No one wants to pay more taxes, which is why so many people look for ways to reduce their taxable income. After all of the time and energy that you put into work, you want to keep as much of your hard-earned money as possible.
Along with keeping more of your money, it is nice to be able to put some of it away into savings for the future. Fortunately, there are several ways to reduce your taxable income and save more of your own money
- Invest in the max on your retirement accounts
One of the easiest ways to reduce your taxable income and save for the future is to contribute the most you can to your retirement accounts. In many situations, you can have money deducted before it is taxed. There are limits to what you can contribute. With a 401(k) you can contribute up to $19,000 annually. That’s enough to make a big dent in your taxable income and to add a pretty penny to your future savings. If you don’t have a 401(k), you can talk to a financial advisor and arrange for other retirement programs that will help you reduce your taxable income.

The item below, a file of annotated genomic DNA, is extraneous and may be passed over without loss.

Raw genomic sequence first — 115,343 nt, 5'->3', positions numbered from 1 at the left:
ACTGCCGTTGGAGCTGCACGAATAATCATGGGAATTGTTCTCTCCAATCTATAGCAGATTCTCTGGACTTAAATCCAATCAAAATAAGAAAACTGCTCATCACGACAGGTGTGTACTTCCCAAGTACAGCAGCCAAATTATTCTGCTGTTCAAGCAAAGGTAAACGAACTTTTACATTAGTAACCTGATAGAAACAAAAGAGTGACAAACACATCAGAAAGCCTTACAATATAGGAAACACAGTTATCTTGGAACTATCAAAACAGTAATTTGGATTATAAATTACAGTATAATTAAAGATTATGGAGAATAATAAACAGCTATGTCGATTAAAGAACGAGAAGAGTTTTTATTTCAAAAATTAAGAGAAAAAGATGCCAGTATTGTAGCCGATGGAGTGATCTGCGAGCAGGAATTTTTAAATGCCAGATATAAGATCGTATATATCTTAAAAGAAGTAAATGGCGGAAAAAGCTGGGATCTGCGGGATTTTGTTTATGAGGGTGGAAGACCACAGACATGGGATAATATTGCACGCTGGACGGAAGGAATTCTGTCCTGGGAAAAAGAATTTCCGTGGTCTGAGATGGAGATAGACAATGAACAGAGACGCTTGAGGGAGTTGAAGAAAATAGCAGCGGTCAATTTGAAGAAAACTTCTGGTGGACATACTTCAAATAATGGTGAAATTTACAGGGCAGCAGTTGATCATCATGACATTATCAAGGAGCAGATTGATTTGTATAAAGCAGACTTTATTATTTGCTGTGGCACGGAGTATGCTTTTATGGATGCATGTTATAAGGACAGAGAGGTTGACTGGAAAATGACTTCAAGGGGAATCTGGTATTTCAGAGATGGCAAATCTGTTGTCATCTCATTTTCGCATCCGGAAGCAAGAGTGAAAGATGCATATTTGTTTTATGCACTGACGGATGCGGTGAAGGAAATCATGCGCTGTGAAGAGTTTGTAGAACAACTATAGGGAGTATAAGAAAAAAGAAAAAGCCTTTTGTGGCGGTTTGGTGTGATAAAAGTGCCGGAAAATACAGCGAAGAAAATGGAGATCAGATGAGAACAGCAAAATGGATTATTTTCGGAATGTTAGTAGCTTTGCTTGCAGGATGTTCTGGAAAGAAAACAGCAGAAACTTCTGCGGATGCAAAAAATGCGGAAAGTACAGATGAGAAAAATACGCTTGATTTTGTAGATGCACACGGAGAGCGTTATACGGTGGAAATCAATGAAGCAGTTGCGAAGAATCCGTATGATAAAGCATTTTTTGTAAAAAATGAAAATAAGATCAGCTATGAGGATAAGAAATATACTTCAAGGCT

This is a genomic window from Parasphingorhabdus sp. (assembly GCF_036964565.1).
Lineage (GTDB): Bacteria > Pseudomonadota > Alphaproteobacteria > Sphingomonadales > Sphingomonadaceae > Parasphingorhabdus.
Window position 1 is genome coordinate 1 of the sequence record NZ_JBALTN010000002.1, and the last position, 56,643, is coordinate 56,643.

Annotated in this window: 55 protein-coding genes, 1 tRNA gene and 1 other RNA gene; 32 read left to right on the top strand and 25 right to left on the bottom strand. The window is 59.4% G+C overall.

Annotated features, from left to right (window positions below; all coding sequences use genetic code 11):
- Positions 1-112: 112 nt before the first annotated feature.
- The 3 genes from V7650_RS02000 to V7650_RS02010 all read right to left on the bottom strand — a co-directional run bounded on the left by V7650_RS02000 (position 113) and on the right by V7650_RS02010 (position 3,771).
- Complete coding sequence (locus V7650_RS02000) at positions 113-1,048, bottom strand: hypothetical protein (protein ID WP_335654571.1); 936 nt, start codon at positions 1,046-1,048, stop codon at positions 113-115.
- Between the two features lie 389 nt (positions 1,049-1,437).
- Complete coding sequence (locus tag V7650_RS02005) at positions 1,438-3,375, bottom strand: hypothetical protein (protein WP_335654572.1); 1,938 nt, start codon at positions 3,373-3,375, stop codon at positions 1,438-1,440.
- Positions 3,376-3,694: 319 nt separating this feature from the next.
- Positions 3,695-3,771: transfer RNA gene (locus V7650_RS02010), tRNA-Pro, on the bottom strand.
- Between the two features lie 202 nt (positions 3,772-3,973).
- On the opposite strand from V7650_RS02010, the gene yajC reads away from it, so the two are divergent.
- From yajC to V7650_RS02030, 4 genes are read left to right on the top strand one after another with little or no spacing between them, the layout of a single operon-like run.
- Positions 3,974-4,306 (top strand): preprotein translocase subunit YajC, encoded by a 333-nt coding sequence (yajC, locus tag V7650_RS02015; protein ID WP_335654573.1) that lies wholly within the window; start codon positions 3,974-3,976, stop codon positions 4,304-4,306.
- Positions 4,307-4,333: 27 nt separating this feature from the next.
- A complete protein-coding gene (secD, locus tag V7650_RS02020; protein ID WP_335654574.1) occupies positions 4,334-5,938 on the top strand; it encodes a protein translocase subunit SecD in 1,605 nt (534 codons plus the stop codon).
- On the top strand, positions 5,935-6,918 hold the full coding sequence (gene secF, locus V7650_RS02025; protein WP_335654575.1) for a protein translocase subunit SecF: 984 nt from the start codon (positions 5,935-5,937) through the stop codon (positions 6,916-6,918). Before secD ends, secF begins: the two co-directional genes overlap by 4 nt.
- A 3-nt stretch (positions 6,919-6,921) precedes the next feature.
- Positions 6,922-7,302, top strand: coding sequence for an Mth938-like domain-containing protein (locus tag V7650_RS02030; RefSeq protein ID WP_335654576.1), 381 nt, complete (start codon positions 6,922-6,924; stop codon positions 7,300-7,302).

- Get an HSA or FSA and fill it up
If you have a high deductible on your healthcare plan, you should look into a health savings account or HSA. To qualify, you need to have a relatively high deductible of $1,350 for yourself or $2,700 for your family. With an HSA, your employer can automatically deduct pre-tax money, so your taxable income drops. Like investment accounts, there is a limit to what you can deduct. When you pay for healthcare expenses, you do not have to pay taxes on them – even if you buy HSA-eligible items at local stores.
A flex spending account or FSA is another way to put your pre-tax money to use. This type of account can also help you pay for medical expenses. You can also use the money for child care or care for a relative with a disability. Employers usually have an open-enrollment period once during the year. Like the HSA, there is a limit to how much you can invest in an FSA.
Any money that you do not spend on healthcare expenses you can withdraw from the account when you turn 65 years of age. You will have to pay taxes on the money, as it will then be considered taxable income, but you won’t have any penalties.
- Talk to your tax professional
Taxes are complicated, and the laws are constantly changing. The best thing you can do is speak with your tax professional who can advise you on the best route to reduce your taxable income. The last thing you want is for the IRS to investigate you for something you did wrong. Make an appointment at the beginning of the end of the year, so your tax professional can help prepare you for the upcoming year.